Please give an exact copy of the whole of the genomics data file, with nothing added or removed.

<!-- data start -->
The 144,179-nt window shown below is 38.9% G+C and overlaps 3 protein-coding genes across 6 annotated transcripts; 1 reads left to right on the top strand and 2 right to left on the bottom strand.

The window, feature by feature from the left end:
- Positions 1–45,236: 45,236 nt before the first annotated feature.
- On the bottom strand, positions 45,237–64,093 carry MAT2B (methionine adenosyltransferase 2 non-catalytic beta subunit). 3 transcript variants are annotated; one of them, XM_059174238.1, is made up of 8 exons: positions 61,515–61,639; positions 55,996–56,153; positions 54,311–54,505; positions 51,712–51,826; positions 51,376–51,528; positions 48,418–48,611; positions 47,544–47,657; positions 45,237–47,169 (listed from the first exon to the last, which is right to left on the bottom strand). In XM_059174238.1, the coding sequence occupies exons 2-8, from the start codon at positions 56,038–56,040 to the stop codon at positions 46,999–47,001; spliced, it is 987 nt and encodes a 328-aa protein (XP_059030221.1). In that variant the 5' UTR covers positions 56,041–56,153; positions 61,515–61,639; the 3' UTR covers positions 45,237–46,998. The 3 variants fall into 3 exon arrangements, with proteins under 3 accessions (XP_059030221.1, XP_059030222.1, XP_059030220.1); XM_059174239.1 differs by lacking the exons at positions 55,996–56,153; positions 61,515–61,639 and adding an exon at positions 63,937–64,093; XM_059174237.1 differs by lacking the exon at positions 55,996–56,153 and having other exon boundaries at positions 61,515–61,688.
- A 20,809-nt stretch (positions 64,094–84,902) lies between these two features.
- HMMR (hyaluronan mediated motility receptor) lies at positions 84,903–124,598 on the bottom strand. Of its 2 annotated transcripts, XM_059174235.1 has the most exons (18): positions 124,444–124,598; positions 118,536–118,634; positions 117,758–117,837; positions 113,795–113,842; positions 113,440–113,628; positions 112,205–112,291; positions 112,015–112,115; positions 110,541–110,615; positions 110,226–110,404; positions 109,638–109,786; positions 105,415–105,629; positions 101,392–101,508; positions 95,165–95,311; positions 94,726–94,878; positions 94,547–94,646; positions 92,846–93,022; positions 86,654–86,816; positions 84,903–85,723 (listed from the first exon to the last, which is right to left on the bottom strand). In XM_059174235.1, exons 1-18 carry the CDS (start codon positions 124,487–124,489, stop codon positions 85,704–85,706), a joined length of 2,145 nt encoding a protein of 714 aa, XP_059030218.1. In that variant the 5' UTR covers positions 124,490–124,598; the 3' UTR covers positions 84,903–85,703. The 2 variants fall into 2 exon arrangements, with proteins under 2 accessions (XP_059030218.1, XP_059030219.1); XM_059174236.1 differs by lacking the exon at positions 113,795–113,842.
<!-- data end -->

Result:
The 144,179-nt window shown below is 38.9% G+C and overlaps 3 protein-coding genes across 6 annotated transcripts; 1 reads left to right on the top strand and 2 right to left on the bottom strand.

The window, feature by feature from the left end:
- Positions 1–45,236: 45,236 nt before the first annotated feature.
- On the bottom strand, positions 45,237–64,093 carry MAT2B (methionine adenosyltransferase 2 non-catalytic beta subunit). 3 transcript variants are annotated; one of them, XM_059174238.1, is made up of 8 exons: positions 61,515–61,639; positions 55,996–56,153; positions 54,311–54,505; positions 51,712–51,826; positions 51,376–51,528; positions 48,418–48,611; positions 47,544–47,657; positions 45,237–47,169 (listed from the first exon to the last, which is right to left on the bottom strand). In XM_059174238.1, the coding sequence occupies exons 2-8, from the start codon at positions 56,038–56,040 to the stop codon at positions 46,999–47,001; spliced, it is 987 nt and encodes a 328-aa protein (XP_059030221.1). In that variant the 5' UTR covers positions 56,041–56,153; positions 61,515–61,639; the 3' UTR covers positions 45,237–46,998. The 3 variants fall into 3 exon arrangements, with proteins under 3 accessions (XP_059030221.1, XP_059030222.1, XP_059030220.1); XM_059174239.1 differs by lacking the exons at positions 55,996–56,153; positions 61,515–61,639 and adding an exon at positions 63,937–64,093; XM_059174237.1 differs by lacking the exon at positions 55,996–56,153 and having other exon boundaries at positions 61,515–61,688.
- A 20,809-nt stretch (positions 64,094–84,902) lies between these two features.
- HMMR (hyaluronan mediated motility receptor) lies at positions 84,903–124,598 on the bottom strand. Of its 2 annotated transcripts, XM_059174235.1 has the most exons (18): positions 124,444–124,598; positions 118,536–118,634; positions 117,758–117,837; positions 113,795–113,842; positions 113,440–113,628; positions 112,205–112,291; positions 112,015–112,115; positions 110,541–110,615; positions 110,226–110,404; positions 109,638–109,786; positions 105,415–105,629; positions 101,392–101,508; positions 95,165–95,311; positions 94,726–94,878; positions 94,547–94,646; positions 92,846–93,022; positions 86,654–86,816; positions 84,903–85,723 (listed from the first exon to the last, which is right to left on the bottom strand). In XM_059174235.1, exons 1-18 carry the CDS (start codon positions 124,487–124,489, stop codon positions 85,704–85,706), a joined length of 2,145 nt encoding a protein of 714 aa, XP_059030218.1. In that variant the 5' UTR covers positions 124,490–124,598; the 3' UTR covers positions 84,903–85,703. The 2 variants fall into 2 exon arrangements, with proteins under 2 accessions (XP_059030218.1, XP_059030219.1); XM_059174236.1 differs by lacking the exon at positions 113,795–113,842.